I'd like to take part in the fun, maybe put my five dollars into the office pool, but I just don't know enough about the teams to make an informed decision on my own March Madness bracket. So a few years ago, I found another way: I wrote a little program to do it for me.
I shared a version of that program a few weeks ago as "March Madness" in a shell script. (See also Bash Shell Script: Building Your March Madness Bracket at Linux Journal.) I've been using this method for a few years now. In brief, you can borrow the D16 die-roll method from tabletop role-playing games to fill out a "March Madness" basketball bracket.
The point of using a script to build your NCAA March Madness basketball bracket isn't to take away the fun of the game. On the contrary, since I don't have much familiarity with basketball, building my bracket programmatically allows me to participate in the office basketball pool. It's entertaining without requiring much familiarity with sports statistics. My script gives me a stake to follow the games, but without the emotional investment if my bracket doesn't perform well. And that's good enough for me!
How did I do this year? I generated a sample bracket for my blog and another bracket for the article I wrote at Linux Journal. Let's break down the results based on each article.
In the first round of the NCAA March Madness, you start with teams 1–16 in four regions, so that's 64 teams that compete in 32 games. In that "round of 64," my shell script correctly predicted 23 games. That's not a bad start.
March Madness is single-elimination, so for the second round, you have 32 teams competing in 16 games. My shell script correctly guessed 9 of those games. Still not too bad.
But things fell apart for me in the third round. This is the "Sweet Sixteen" where 16 teams compete in 8 games, but my script only predicted 3 of those games. My East bracket was a complete loss.
And in the "Elite Eight" round, my script didn't predict any of the winners. That wrapped up my brackets.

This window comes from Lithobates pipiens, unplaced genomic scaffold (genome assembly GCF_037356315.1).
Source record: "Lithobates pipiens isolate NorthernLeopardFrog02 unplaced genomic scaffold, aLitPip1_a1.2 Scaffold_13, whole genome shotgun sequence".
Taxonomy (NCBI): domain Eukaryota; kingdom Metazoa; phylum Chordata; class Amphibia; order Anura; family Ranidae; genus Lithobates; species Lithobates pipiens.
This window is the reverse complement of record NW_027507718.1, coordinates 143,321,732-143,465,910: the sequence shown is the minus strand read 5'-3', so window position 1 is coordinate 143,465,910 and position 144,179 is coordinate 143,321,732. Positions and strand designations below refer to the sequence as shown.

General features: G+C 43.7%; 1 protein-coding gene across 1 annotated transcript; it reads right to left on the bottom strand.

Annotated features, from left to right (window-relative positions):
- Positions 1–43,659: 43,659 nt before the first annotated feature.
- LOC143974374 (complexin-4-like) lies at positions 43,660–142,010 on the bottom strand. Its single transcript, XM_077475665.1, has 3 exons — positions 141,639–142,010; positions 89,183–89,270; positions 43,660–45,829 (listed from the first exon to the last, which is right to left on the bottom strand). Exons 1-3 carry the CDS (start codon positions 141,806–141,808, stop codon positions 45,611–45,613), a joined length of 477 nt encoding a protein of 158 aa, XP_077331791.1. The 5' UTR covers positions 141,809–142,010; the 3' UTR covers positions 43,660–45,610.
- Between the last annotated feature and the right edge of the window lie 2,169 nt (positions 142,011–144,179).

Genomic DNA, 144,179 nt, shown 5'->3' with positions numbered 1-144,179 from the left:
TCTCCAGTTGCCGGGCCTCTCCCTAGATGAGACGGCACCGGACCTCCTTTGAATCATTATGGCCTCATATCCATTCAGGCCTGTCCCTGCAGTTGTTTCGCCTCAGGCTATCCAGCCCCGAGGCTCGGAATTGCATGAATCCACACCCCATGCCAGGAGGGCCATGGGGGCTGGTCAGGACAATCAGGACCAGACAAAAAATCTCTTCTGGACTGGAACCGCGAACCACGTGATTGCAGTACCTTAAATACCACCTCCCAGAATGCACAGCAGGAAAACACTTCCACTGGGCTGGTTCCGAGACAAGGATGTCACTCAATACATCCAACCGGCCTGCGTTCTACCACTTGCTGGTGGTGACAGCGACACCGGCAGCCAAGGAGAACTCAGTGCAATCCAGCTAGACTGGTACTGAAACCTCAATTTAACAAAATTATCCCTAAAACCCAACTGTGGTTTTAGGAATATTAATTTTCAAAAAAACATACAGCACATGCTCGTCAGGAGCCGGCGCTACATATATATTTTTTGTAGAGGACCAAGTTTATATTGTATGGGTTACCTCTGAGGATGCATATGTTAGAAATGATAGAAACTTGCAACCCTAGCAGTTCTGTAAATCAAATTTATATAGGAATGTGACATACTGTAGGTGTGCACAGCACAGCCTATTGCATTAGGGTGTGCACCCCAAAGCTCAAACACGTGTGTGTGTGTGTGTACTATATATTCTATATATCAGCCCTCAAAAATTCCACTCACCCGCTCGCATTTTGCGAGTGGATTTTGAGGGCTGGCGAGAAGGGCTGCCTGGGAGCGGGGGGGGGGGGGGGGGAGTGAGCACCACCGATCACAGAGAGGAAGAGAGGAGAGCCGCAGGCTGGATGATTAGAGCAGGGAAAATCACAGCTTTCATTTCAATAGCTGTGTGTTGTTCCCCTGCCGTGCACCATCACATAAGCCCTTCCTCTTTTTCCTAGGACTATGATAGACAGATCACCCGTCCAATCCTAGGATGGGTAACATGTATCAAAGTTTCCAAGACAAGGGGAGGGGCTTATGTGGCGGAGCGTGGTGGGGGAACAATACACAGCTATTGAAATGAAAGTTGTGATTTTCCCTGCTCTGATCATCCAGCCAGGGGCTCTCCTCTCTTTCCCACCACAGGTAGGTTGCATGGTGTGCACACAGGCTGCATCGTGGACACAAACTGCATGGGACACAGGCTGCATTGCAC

The sample run I shared in my Linux Journal article turned out not to be so great. Starting at the first "round of 64," my script correctly predicted 19 of the 32 games. A poor start.
My bracket didn't have much to work from in the "round of 32" where 32 teams compete in 16 games. With a weak first round, it's not surprising my second round only correctly predicted 7 correct outcomes.
Going into the "Sweet Sixteen," my shell script didn't fare much better. Only 4 correct predictions here. My West bracket was completely correct, but my East bracket was wiped out.
The "Elite Eight" round eliminated my brackets altogether. No correct predictions, ending my brackets.
Following the standard method for How to score March Madness brackets, each round has 320 possible points. In round one, assign ten points for each correctly selected outcome. In round two, assign twenty points for each correct outcome. And so on. From that, the math is pretty simple.
Ah well. I'm not really bothered by my brackets. If you recall, I said this about the script's output:
Every time you run the script, you will generate a fresh NCAA March Madness basketball bracket. It's entirely random, based on a D16 prediction similar to Dungeons and Dragons, so each iteration of the bracket will be different. In my experience, the D16 prediction works pretty well for the first few rounds, but often predicts the #1 team will make it to the fourth round. It's not a very scientific method, but I'll share that my computer-generated brackets usually fare well compared to others in my office.
So I expected my script to do well in the first few rounds, but fail to correctly predict the championship winner. But I had a lot of fun following the games.
I'm curious if anyone out there used the shell script to fill out your own NCAA March Madness brackets. How did your brackets fare this year?
image: Wikimedia (public domain)